The Average Salary of a Studio Musician

A successful studio musician can have a lucrative career.
Image Credit: The Good Brigade/DigitalVision/GettyImages

A working musician in today's world typically draws his salary from a variety of jobs including, but not limited to, live performances, teaching, transcribing and arranging, and often from studio recording. His salary varies greatly depending on his level of training, experience, location, and the number of studio recording sessions for which he is hired. Some musicians can even make a living from studio sessions alone, but for most it is only a percentage of their income. The Bureau of Labor Statistics reported an average musician salary of ​$41.46​ an hour in May 2021.


Average Musician Salary by Location

To have success on your job search as a studio musician, you need to be in a city that not only has a decent number of recording studios but also a reasonable number of commercial and professional music endeavors. It is no surprise that the most active communities in the United States for studio musicians are (and have been for a while) New York City, Los Angeles and Nashville. However, studio musicians can also find work in virtually any city with a population of 400,000 or more.


Video of the Day

The top-paying states in the United States for studio musicians were Ohio, California, New York, Virginia and Connecticut in 2021. Average wages in these locations ranged between ​$48.53​ and ​$54.09​ an hour, according to May 2021 data from the BLS.

Types of Studio Session Work

The May 2021 BLS data showed that musicians who worked for performing arts companies made an average hourly wage of ​$44.27​, while those working in the sound recording industries averaged ​$44.54​ hourly.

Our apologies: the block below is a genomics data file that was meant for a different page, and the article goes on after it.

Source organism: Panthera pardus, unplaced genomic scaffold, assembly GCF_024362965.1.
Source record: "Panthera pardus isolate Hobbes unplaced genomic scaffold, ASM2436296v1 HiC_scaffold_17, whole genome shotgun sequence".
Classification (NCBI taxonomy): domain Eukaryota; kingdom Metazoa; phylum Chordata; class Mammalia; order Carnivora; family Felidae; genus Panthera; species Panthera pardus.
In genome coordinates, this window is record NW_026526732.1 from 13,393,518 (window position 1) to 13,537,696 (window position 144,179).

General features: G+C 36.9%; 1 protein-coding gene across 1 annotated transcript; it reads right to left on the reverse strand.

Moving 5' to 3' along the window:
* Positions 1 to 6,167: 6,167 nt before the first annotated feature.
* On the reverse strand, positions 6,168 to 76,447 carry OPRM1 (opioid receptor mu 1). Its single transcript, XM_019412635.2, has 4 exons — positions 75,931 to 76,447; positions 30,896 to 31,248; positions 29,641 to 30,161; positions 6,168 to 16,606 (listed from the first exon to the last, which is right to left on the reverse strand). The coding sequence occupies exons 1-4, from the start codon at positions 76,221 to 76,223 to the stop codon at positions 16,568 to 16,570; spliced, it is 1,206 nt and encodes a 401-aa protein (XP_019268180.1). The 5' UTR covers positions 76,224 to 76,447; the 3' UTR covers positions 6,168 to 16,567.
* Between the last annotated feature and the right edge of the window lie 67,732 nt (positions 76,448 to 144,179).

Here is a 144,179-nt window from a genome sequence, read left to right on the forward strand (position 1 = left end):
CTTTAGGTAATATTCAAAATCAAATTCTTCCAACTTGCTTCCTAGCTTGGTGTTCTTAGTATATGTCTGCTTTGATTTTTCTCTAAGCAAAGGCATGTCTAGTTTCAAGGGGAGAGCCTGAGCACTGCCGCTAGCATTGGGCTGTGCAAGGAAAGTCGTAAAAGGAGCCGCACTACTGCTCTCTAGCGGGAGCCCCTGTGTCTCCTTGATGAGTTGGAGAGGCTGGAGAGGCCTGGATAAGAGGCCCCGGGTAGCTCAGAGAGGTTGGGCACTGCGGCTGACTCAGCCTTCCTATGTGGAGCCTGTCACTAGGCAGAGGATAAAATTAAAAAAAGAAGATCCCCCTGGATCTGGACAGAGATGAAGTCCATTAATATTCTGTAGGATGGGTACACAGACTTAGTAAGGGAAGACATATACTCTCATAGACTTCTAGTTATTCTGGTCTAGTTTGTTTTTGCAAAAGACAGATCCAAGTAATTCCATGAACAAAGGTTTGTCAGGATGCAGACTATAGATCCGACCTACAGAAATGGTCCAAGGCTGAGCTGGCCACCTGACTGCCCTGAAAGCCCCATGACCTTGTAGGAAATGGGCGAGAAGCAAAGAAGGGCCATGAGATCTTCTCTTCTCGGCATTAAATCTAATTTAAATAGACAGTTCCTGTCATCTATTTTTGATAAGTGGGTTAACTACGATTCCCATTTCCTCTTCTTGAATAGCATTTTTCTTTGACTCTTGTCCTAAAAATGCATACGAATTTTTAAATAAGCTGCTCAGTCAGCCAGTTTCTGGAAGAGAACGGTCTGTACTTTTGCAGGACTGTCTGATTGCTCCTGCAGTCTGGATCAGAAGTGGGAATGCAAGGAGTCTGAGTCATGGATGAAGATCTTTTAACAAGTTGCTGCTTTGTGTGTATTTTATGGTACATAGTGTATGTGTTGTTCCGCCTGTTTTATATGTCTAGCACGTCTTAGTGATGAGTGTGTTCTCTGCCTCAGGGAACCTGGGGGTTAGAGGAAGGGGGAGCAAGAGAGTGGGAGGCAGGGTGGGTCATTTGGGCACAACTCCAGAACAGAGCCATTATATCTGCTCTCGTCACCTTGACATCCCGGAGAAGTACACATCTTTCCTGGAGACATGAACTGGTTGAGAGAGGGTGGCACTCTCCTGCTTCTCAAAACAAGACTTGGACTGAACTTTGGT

Most large cities in the U.S. have more than one firm or business that regularly records commercial music such as jingles, commercials and radio programs. Most of them have a standard list of studio musicians to call on, so you can keep this in mind when creating your studio musician career plan.


Another very common job for studio musicians is to record with a solo artist. These jobs are typically obtained through word of mouth or through social networking sites. Other projects are simply artistic collaborations, although these roles are often unpaid.


Studio Session Musician Rates

Most studio musicians set their own rates and often charge by the hour, and the amount can highly vary. For example, you might charge ​$25​ an hour or several hundreds of dollars per hour. Another common method of payment calculation is to charge per song. In that case, you might set a rate such as ​$50​ per song or even ​$1,000​ per song. A third and slightly less common approach is to quote a set price for the whole recording session, but this is often calculated based on the number of songs or hours the musician will spend on the project.


A third and slightly less common approach is to quote a set price for the whole recording session. This is often calculated based on the number of songs or hours the musician will spend on the project.

Some studio musicians who charge by the hour or per song also require a minimum payment such as the equivalent of four hours of recording or four songs. This helps ensure you have some more stability and predictability for your income.


Charging Based on Credentials

No objective method exists to define what a studio musician should make. However, a session player can justify his rates based on training, such as a college music degree, and experience. The BLS suggests making yourself known in the area and honing your skills can benefit you financially as a studio musician. For example, you might opt for musician courses on a site like Udemy.




Report an Issue

screenshot of the current page

Screenshot loading...